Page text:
Dunedin artist Marion Wassenaar has won the Estuary Art and Ecology Prize 2018.
The only contemporary art prize in New Zealand with ecology at its core, the competition is in its 12th year. It invites artists to research and respond to the Tāmaki Estuary, in South Auckland, underscoring the ecological value of the waterway and encourage action against its pollution.
Marion, who is a lecturer in the Print Studio and Operations Assistant at Otago Polytechnic’s Dunedin School of Art, says she is “thrilled” to have been awarded the $5000 first prize, particularly as she decided to travel to Auckland last weekend to attend the exhibition opening at Malcolm Smith Gallery.
“This was the first time I had submitted an entry for the prize so I was delighted to be announced one of 19 finalists,” Marion says.
“Having grown up in South Auckland, I am aware of the Tamaki Estuary and its environs.
“With my art practice concerns about the human impact on the environment, I felt this would be an ideal opportunity to submit an artwork that addressed the polluted waterways.”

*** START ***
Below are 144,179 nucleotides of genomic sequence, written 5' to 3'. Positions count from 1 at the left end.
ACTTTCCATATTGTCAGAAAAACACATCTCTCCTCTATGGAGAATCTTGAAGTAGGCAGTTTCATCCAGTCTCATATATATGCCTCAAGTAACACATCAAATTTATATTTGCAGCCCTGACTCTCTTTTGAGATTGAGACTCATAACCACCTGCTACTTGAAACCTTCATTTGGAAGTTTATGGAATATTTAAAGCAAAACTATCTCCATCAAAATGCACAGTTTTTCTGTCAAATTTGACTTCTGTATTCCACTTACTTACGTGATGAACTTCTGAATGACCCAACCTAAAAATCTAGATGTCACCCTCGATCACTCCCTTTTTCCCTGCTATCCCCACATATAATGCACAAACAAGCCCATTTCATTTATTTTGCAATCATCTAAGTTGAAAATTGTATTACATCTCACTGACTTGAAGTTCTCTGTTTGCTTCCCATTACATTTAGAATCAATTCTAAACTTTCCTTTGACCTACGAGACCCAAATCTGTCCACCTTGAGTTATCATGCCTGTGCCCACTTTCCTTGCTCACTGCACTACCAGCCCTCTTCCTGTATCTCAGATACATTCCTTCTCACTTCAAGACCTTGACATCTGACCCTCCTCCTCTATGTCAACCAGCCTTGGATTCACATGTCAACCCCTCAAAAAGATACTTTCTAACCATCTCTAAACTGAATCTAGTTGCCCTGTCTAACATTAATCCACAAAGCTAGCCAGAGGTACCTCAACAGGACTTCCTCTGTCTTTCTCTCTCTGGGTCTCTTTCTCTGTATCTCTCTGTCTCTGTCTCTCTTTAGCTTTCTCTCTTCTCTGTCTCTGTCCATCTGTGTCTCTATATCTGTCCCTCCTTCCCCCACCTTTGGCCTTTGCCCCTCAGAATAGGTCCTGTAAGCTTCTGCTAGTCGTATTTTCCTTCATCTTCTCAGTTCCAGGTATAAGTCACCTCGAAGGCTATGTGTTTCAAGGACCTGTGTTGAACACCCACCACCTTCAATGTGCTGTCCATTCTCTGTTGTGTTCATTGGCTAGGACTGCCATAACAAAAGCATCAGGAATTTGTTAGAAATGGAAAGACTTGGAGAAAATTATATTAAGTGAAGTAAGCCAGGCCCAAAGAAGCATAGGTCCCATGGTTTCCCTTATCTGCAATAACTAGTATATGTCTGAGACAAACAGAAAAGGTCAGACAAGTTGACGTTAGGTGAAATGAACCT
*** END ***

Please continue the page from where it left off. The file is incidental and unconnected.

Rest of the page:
Marion’s winning work, Unplugged (2018, carbon book in laser etched reagent bottle, inkjet prints), features a charcoal water filter made from the carbon remains of a book.
“The idea behind the work depended on me finding an appropriate book. So after scouring op shops and second-hand book shops I came upon Auckland Unplugged, Coping with Critical Infrastructure Failure,” Marion explains in her artist statement.
The book reports on the electricity blackout that disrupted Auckland's central business district for five weeks over the summer of 1998 and reveals the vulnerability of a city's infrastructure.
“This crisis highlights our dependence not only on power supply but also town water supply and waste management and exacerbates a future of unsustainable uncertainty.
“In attempting to create an artwork that conveys the adverse human impact on the environment, while acknowledging the waterways of the Tamaki Estuary and indeed the many contaminated waterways of Aotearoa, New Zealand, the book AucklandUnplugged… is ironically reduced to pure carbon (charcoal) to be used as a filtering agent to hypothetically purify (or unblock) our polluted waters.”
The Estuary Art and Ecology Prize is funded by the Auckland Council’s Howick Local Board and supported by Gordon Harris and the Rice Family Partnership.
Published on 11 July 2018
Orderdate: 11 Jul 2018
Expiry: 31 Dec 2018